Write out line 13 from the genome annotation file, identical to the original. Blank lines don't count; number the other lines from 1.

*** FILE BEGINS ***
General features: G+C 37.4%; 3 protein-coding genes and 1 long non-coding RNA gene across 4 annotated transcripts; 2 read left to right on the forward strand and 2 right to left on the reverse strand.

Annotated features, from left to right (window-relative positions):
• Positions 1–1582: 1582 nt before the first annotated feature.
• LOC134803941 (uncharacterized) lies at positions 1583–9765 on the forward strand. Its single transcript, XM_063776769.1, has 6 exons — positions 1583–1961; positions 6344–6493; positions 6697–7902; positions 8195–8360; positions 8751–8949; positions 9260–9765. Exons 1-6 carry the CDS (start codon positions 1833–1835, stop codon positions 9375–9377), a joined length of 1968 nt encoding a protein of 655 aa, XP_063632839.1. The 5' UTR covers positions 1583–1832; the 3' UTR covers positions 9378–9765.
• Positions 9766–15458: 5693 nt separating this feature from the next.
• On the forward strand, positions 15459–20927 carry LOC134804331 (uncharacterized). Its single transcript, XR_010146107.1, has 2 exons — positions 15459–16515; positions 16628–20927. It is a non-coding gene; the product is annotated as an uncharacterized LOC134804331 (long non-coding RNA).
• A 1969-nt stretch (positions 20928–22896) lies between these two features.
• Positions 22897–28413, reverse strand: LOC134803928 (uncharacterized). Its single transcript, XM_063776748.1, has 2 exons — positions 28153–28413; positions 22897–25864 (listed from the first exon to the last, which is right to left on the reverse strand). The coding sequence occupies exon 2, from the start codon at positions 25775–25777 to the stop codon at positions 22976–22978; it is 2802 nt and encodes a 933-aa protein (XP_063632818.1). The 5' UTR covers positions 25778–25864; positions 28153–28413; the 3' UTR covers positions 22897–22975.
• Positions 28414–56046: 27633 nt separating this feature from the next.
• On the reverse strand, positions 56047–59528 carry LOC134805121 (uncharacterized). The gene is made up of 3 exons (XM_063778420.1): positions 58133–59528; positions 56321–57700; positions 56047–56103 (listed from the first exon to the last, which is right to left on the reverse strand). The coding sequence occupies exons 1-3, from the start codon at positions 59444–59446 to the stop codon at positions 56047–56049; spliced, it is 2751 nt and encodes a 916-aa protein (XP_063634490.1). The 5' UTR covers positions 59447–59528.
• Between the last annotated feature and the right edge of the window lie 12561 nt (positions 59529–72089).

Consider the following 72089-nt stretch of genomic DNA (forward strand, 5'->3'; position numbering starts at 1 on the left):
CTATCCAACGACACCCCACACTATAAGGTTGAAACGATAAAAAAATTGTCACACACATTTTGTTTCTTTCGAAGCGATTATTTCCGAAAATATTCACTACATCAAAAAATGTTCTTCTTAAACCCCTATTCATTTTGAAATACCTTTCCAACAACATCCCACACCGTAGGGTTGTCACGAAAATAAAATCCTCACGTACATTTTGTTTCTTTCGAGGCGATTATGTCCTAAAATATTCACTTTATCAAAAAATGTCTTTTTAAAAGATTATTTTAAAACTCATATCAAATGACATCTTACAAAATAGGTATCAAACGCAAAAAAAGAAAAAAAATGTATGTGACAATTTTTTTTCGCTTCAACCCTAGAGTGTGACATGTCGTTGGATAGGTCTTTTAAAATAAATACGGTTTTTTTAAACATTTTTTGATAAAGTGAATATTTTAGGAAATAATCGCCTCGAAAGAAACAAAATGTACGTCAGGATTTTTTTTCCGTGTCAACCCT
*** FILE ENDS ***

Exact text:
CTATCCAACGACACCCCACACTATAAGGTTGAAACGATAAAAAAATTGTCACACACATTTTGTTTCTTTCGAAGCGATTATTTCCGAAAATATTCACTACATCAAAAAATGTTCTTCTTAAACCCCTATTCATTTTGAAATACCTTTCCAACAACATCCCACACCGTAGGGTTGTCACGAAAATAAAATCCTCACGTACATTTTGTTTCTTTCGAGGCGATTATGTCCTAAAATATTCACTTTATCAAAAAATGTCTTTTTAAAAGATTATTTTAAAACTCATATCAAATGACATCTTACAAAATAGGTATCAAACGCAAAAAAAGAAAAAAAATGTATGTGACAATTTTTTTTCGCTTCAACCCTAGAGTGTGACATGTCGTTGGATAGGTCTTTTAAAATAAATACGGTTTTTTTAAACATTTTTTGATAAAGTGAATATTTTAGGAAATAATCGCCTCGAAAGAAACAAAATGTACGTCAGGATTTTTTTTCCGTGTCAACCCT